I often say to clients where and when it is appropriate, to ‘go outdoors for a little, breathe in fresh air, look at nature in the flowers, trees etc. Observe bees, butterfly’s and animals.’ Some clients do, some do not. I believe that in some cases, interacting with nature can help conventional therapies and can even enhance therapy. For me – being outside with nature has helped with the many challenges and tests that life has thrown at me, and has at times, brought me to an improved understanding of life, its fragility and its transience. This article looks at the many benefits of threading interaction with nature throughout our lives, and in the context of therapy.
What is ‘Ecotherapy’?
‘Eotherapy’ or nature- based approaches to therapeutic healing includes many types of interventions, e.g. nature meditation, walking alone or with a therapist or group in nature and so on. It seems that it can be – and is – anything that involves the individual, some contact with the natural world and the overall aim of positive mental health.
So, what is it about being outdoors and in nature that aids our positive mental health? Let’s look at the science. I first learned about ions from my science teacher back in the 70’s! Where there is breaking water for example, at the seaside, waterfall, river or stream, negative ions are largely increased in numbers. Negative ions can stimulate your senses and can enhance mood. Personally, I find it almost impossible to be sad or low walking along the seashore with the waves breaking. Try it!
TIME magazine featured an article in its August 7th 2017 edition by Alice Parks, who advised that ‘if you find yourself in the doldrums after hours at your desk, it might not hurt to get up and look for some light—as long as it comes from the sun, not the ceiling.’ She wrote about the lethargy and feelings of sadness and hopelessness that come when the weather forces people to spend more time indoors and the season provides little opportunity for exposure to natural light. https://time.com/4888327/why-sunlight-is-so-good-for-you/ It was Dr. Norman Rosenthal at Georgetown University who coined the term Seasonal Affective Disorder (SAD) to describe the so-called winter blues.
The strongest support for the role of sunlight in health comes from its effect on mood. Studies generally focus on the brain chemical that is most directly linked to mood, serotonin: higher levels of serotonin correlate with better mood and feelings of satisfaction and calmness, and lower levels link to depression and anxiety. (Many antidepressants work by boosting levels of serotonin among brain neurons.)
One Australian study that measured levels of brain chemicals flowing directly out of the brain found that people had higher serotonin levels on bright sunny days than on cloudy ones. That effect remained no matter how cold or hot the weather was. https://time.com/collection/guide-to-happiness/4888327/why-sunlight-is-so-good-for-you/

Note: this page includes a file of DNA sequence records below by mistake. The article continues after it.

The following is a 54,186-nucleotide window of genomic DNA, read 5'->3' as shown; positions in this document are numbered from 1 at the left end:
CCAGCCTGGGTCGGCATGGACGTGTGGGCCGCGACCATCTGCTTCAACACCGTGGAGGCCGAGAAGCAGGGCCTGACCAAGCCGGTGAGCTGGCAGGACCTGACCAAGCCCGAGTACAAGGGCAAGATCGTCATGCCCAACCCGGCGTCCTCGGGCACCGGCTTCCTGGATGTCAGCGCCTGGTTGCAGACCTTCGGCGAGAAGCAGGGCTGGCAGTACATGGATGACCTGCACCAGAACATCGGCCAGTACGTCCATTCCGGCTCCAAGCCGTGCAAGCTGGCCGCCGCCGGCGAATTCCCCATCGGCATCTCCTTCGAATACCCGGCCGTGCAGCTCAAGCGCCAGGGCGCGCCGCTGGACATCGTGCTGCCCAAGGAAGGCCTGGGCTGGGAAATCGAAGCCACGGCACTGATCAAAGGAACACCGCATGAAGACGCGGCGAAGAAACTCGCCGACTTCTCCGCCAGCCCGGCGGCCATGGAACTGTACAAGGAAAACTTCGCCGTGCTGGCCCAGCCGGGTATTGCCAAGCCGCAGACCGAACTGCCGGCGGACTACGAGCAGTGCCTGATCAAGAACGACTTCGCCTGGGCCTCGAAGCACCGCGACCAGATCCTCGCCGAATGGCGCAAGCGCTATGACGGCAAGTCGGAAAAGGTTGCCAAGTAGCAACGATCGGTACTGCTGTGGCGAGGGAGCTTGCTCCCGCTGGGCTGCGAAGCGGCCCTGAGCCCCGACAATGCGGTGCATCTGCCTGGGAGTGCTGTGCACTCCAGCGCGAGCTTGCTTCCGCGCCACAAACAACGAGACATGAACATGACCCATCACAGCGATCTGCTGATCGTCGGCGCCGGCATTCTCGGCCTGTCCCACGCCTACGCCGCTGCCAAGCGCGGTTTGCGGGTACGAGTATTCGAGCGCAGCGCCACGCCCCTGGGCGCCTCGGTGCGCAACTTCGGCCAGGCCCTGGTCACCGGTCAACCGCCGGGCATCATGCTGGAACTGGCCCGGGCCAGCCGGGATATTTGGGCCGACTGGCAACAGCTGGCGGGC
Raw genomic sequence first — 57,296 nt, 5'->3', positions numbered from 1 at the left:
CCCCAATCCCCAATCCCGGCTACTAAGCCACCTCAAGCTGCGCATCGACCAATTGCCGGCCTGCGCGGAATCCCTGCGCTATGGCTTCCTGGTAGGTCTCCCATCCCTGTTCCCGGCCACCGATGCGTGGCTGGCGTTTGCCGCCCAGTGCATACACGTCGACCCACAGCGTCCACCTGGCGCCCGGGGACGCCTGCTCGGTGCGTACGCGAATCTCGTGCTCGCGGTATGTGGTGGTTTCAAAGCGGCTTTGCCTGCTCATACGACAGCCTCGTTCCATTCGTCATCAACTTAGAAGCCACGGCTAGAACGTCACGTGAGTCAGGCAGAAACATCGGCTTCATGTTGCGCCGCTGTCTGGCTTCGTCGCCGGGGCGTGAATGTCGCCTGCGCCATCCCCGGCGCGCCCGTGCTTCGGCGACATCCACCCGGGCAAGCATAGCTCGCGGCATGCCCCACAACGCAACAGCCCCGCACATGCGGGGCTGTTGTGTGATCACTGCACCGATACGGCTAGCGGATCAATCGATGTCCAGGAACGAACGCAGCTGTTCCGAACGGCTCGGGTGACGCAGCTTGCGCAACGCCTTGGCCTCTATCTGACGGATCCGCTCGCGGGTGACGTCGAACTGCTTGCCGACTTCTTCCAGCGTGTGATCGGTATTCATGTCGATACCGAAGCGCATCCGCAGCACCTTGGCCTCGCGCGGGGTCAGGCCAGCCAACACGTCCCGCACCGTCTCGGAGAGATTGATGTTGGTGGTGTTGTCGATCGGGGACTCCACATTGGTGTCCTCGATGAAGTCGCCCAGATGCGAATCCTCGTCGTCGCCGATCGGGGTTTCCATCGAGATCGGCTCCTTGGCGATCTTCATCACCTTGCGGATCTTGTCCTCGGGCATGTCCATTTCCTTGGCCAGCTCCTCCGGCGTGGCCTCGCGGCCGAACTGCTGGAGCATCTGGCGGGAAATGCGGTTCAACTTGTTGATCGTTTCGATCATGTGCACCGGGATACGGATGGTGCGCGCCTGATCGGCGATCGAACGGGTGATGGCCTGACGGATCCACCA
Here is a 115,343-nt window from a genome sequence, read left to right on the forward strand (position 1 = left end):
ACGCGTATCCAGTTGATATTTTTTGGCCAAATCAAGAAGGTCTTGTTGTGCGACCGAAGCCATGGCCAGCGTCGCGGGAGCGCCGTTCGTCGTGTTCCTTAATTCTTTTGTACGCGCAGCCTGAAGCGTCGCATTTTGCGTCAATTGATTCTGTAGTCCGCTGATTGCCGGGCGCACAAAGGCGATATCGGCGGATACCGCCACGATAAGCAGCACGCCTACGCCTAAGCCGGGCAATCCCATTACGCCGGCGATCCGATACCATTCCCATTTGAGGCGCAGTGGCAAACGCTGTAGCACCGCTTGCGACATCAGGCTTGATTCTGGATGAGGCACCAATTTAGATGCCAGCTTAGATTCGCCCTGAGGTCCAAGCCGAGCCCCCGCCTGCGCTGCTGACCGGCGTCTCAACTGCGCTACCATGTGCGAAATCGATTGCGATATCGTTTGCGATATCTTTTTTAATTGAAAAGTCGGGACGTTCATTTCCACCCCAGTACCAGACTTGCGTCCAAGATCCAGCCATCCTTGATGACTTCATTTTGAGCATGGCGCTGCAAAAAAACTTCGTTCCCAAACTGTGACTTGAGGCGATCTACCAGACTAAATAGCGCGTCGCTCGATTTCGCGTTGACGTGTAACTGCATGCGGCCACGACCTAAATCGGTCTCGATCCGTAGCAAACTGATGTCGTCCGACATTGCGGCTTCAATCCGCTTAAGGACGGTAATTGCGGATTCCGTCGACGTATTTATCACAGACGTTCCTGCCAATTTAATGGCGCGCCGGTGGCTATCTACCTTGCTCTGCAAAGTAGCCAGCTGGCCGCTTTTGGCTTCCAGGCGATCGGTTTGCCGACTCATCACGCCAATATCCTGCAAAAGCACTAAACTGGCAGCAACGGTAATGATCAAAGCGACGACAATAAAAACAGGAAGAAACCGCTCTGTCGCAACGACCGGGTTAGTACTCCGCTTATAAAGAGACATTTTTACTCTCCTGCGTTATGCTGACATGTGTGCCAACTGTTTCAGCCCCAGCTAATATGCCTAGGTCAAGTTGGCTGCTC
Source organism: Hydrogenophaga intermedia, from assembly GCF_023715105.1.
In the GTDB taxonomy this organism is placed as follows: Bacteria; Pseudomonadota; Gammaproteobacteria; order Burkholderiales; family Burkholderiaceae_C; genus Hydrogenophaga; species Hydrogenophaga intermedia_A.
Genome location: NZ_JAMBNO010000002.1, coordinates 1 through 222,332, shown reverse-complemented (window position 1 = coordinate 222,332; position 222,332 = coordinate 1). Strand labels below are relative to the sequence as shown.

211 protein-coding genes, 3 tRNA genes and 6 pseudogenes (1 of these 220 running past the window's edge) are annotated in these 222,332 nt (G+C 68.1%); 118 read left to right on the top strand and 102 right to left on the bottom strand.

When I need a boost and am in my midland county in Ireland – I automatically head for the trees! I either walk in a local wood or forest or I sit under the two enormous beech trees on the edge of my garden. A smaller beech offers a special space of its own at the edge of the herb garden. Jill Suttie, in an article in the Greater Good Magazine in April 2019, wrote ‘After all, trees are important to our lives in many ways. The most obvious is their role in producing the oxygen we breathe and sequestering carbon dioxide to help protect our atmosphere; but science suggests trees provide other important benefits, too. Trees help us feel less stressed and more restored and trees improve our health.’https://greatergood.berkeley.edu/article/item/why_trees_can_make_you_happier
So, after all that………
So, perhaps when working on improving your mental health, factor in some time outdoors. Keep a diary of your mood before and after being outdoors. I would encourage you to find a place that is easily accessible for you, in your particular circumstances and ask you to give it a try! A study published August 20th 2020, in People and Nature, an open-access journal of the British Ecological Society found that ‘the increase in happiness from a visit to an outpost of urban nature is equivalent to the mood spike at Christmas – by far the happiest day each year on Twitter.’ Visitors, the study found, use happier words and express less negativity on Twitter than they did before their visit. Yet another article in Breathe Magazine, Issue 32 states that ‘It is widely accepted that people feel better around nature. A Danish review of more than 130 students shows exposure to woodland can significantly reduce levels of physical and emotional stress’.
Remember, it is not about the exercise or increased fitness levels – albeit a bonus – it is about the exposure to natural light, fresh air and those negative ions. A walk along the seashore, a walk in a forest or – as I frequently do – sitting under a tree with the wood-chimes blowing gently in the leaves, and taking deep breaths. Again, it is not about the being in the present or being mindful – but again, this can be a bonus. It is about re-connecting with that part of us which has gotten lost in the 21st Century. It is about soaking up food for the soul – nature.
Go for it!
So, does exposure to nature reduce depression, anxiety and stress? And does time spent in nature provide a wealth of mental health benefits? What I believe strongly is that ecotherapy certainly helps. So, what have we got to lose? Ecotherapy is available, its free and it is all around us. We just need to factor it in to our lives. The phrase ‘being at one with nature’ must stand for something. I believe it means that we are missing a vital part of our makeup as human beings, if we do not allow ourselves time and space in nature. That part is what allows us to connect with ourselves, to breathe, to form a positive outlook, to be happy. Let’s give it a go!